In early 2005, at the age of 27, she married physician Dr Matthew Goodman.
She works as a freelance TV presenter for a number of channels including both the BBC and ITV.
Early in her broadcasting career, she spent time living and working in New York for the Discovery Channel and Discovery Science.
She got her big break when she was picked to present the Channel 5 wildlife show Michaela's Wild Challenge for over a year while regular presenter Michaela Strachan was on maternity leave.
While working as a secretary at Channel 5, she turned down the chance to present the channel's children's show Milkshake!
After graduating, she supported herself via a number of temporary jobs while attempting to make it as a country singer.
She gained her interest in wildlife while studying at King's College, London via her relationship with Nathan Hutchings. Nathan's father was the actor Geoffrey Hutchings, who had worked with Clint Eastwood in Zimbabwe on the movie White Hunter, Black Heart. Thanks to his father's work in Zimbabwe, Nathan had contacts in the country that allowed he and Ellie to visit there.
After attending Sir William Romney's School in Tetbury, Gloucestershire, she studied Ecology and Geography at King's College, London, graduating with a BA in the subject in 2000.
When she was young, her family kept chickens and grew their own food.
Her father worked as a carpenter.
She was born and grew up near Cirencester in Gloucestershire, England.
Ellie: We had a cockerel that was very vicious, so Dad shot it and we had it in a pie: that's real country living. The more connection we have with what we eat, the better.
Ellie: The blonde, fluffy thing hasn't always been of great benefit. It can get in the way of people thinking you're credible, so I try and shrug it off. I've had people approach me – inside and outside TV – who are surprised I can string a sentence together.
Ellie: Nature is a rough, tough place. People will always have strong feelings about how it should be covered. There'll be those who want to preserve the natural world, and those who need to make a living from it.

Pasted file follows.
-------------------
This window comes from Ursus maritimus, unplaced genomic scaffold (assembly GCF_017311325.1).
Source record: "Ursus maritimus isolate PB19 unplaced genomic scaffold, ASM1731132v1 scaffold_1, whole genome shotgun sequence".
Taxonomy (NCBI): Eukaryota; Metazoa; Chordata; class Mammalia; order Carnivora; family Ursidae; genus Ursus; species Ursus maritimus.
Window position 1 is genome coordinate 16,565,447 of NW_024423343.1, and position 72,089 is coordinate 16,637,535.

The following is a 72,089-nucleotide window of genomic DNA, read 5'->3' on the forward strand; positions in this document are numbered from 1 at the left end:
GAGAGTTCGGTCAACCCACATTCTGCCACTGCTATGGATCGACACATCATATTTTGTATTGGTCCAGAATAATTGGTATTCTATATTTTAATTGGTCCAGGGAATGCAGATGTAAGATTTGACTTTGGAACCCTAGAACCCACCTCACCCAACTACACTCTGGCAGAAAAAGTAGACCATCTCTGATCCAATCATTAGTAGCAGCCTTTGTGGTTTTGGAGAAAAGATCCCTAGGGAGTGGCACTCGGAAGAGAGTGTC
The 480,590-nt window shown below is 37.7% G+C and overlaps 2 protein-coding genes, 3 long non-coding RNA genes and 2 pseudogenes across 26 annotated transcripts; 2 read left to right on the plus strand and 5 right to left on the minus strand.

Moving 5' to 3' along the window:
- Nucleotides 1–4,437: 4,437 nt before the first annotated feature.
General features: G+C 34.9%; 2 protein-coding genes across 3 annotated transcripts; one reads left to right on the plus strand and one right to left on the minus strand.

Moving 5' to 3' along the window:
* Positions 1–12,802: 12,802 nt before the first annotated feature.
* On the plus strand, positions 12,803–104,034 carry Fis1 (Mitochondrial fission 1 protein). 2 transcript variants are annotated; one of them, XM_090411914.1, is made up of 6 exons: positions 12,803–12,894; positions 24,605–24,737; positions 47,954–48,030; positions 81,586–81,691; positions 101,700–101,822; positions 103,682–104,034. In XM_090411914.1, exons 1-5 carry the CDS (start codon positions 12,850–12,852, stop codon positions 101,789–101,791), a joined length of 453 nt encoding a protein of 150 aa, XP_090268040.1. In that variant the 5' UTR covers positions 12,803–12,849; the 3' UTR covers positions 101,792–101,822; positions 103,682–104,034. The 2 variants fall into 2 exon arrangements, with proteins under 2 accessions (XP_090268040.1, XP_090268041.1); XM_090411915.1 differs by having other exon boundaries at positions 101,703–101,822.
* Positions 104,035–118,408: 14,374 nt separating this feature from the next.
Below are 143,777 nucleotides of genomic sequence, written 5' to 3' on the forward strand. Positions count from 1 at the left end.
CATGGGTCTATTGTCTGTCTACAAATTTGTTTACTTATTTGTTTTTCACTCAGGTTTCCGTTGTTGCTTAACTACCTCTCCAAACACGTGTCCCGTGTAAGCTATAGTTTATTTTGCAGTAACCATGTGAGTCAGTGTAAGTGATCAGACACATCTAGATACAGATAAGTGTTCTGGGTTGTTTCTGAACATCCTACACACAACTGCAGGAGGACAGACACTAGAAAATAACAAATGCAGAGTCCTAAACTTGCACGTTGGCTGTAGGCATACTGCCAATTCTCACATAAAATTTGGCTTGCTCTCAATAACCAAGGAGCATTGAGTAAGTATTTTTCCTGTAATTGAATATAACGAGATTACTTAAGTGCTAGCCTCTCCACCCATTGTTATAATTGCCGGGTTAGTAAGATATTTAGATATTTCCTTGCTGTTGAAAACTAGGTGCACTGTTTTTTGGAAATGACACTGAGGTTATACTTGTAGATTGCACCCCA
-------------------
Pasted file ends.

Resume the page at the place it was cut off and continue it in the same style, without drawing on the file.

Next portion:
Ellie: (On her childhood in rural Gloucestershire) We lived in a very quiet little place with cats and dogs and chickens. There were fields and cows all around us. It was a real country upbringing.
Ellie: I just have this really fragile ego. We have this thing at the BBC called a viewers' log, where people can have a say on what they think of you, and I can't bear to read it. I can't bear to Google myself or anything like that. I'm just terrified that someone will have said something awful, and I'll be hurt. I've got a neurotic personality.
Ellie: (On how her office job at Channel 5 led to her big TV break) I was asked if I could do a screen test for the job by the controller of children's TV, a lovely guy called Nick Wilson, who was unusual in the sense that he didn't want to choose an already established presenter and was quite happy finding someone who was just sat outside his office. I had to do this screen test in Richmond and pretend there were elephants behind me. Oh it was awful – I hope that tape is long since dead!
Ellie: As a child we lived in a very rural spot in the Cotswolds, so there was very little else around us but nature. But it really became zoological love when I started going out with a guy who was studying zoology. His dad had been in the Clint Eastwood film White Hunter Black Heart in Zimbabwe, so he had contacts out there and we spent quite a bit of time there. And there's nothing that gets you into wildlife more than the big charismatic mammals of Africa.